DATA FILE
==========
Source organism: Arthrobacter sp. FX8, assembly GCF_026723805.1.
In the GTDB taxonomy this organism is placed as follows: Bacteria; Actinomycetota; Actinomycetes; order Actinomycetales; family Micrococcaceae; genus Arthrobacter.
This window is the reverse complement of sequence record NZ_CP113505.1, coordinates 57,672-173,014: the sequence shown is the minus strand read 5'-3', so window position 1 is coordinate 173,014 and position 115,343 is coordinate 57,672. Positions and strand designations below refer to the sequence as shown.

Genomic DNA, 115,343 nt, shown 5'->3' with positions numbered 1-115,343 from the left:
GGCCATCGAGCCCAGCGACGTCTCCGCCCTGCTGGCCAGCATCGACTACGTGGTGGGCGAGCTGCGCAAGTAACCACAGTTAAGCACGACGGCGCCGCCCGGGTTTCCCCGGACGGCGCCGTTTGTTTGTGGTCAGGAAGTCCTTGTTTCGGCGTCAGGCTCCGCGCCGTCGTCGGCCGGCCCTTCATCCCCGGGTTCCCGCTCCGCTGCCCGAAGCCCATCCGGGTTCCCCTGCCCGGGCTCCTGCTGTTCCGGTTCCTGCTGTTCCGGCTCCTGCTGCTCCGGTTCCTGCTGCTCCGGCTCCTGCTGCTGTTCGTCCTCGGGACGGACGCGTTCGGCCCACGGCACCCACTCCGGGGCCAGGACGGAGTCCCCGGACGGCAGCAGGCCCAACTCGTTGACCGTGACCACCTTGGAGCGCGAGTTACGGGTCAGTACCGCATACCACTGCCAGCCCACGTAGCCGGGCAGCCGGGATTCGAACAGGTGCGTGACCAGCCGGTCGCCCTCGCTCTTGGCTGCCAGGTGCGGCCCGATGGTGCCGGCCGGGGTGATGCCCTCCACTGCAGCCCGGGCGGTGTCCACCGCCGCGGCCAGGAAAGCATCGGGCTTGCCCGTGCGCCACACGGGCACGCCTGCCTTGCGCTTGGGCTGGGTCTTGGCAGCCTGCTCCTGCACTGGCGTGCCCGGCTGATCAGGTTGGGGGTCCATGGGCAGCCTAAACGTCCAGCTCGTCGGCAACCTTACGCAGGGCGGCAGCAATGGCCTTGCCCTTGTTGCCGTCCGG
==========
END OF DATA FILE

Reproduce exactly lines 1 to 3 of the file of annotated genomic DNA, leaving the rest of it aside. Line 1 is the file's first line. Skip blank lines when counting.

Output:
Source organism: Arthrobacter sp. FX8, assembly GCF_026723805.1.
In the GTDB taxonomy this organism is placed as follows: Bacteria; Actinomycetota; Actinomycetes; order Actinomycetales; family Micrococcaceae; genus Arthrobacter.
This window is the reverse complement of sequence record NZ_CP113505.1, coordinates 57,672-173,014: the sequence shown is the minus strand read 5'-3', so window position 1 is coordinate 173,014 and position 115,343 is coordinate 57,672. Positions and strand designations below refer to the sequence as shown.